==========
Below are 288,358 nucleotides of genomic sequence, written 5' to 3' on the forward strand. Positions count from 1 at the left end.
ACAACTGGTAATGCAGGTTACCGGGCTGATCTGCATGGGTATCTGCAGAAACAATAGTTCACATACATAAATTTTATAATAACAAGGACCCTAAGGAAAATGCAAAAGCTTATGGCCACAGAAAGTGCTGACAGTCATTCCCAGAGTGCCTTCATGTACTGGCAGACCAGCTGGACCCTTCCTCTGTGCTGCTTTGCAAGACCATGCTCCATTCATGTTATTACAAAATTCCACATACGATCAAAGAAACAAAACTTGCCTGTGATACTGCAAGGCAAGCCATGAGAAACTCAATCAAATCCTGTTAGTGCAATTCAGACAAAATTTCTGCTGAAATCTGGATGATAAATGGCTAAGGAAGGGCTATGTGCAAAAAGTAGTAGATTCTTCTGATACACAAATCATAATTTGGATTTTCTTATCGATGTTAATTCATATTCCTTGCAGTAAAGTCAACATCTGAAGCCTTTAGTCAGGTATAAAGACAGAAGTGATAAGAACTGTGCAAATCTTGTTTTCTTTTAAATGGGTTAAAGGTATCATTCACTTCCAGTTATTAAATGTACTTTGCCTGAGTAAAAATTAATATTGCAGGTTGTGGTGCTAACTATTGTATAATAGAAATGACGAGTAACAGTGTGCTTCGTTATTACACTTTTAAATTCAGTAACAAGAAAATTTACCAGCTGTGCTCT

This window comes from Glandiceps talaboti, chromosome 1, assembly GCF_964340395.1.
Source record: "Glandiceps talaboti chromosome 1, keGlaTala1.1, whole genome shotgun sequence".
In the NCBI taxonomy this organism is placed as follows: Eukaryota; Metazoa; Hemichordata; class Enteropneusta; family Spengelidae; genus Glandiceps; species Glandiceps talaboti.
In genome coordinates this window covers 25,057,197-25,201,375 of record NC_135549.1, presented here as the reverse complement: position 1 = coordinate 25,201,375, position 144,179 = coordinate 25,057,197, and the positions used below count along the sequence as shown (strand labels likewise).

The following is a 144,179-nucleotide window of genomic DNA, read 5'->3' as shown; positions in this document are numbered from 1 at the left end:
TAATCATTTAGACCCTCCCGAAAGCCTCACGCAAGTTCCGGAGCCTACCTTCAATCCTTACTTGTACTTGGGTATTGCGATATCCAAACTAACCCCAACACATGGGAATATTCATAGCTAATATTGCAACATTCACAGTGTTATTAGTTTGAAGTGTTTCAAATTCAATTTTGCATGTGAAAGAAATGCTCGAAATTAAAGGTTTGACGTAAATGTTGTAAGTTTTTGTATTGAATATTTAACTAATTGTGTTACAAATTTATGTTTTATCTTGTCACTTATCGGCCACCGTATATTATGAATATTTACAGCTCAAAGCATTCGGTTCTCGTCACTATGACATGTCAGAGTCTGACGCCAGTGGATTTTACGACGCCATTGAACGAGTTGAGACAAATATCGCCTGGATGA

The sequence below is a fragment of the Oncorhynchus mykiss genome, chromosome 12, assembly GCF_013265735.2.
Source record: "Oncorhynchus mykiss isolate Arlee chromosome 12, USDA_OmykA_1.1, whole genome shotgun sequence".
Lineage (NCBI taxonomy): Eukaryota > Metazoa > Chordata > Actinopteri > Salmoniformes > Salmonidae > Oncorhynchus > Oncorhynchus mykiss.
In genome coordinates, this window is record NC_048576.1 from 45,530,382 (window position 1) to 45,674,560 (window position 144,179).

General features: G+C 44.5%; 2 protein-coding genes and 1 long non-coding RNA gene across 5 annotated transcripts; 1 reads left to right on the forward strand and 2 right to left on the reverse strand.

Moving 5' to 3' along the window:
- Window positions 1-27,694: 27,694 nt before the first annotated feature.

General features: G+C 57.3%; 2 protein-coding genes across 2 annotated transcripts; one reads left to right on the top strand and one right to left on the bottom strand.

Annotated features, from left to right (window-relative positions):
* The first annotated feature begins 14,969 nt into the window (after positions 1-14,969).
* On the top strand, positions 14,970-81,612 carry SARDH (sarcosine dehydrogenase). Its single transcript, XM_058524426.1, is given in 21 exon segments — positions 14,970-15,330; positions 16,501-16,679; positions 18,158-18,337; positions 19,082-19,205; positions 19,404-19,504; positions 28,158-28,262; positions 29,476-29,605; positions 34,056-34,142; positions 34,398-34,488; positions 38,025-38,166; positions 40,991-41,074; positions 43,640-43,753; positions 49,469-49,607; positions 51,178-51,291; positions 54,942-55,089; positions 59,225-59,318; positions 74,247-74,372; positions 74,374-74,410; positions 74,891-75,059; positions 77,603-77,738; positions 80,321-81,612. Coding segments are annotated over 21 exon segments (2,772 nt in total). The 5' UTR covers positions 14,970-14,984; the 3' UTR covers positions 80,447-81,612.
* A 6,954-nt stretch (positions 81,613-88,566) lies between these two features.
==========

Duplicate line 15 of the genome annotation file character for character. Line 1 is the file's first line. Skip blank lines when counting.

- Window positions 1-27,694: 27,694 nt before the first annotated feature.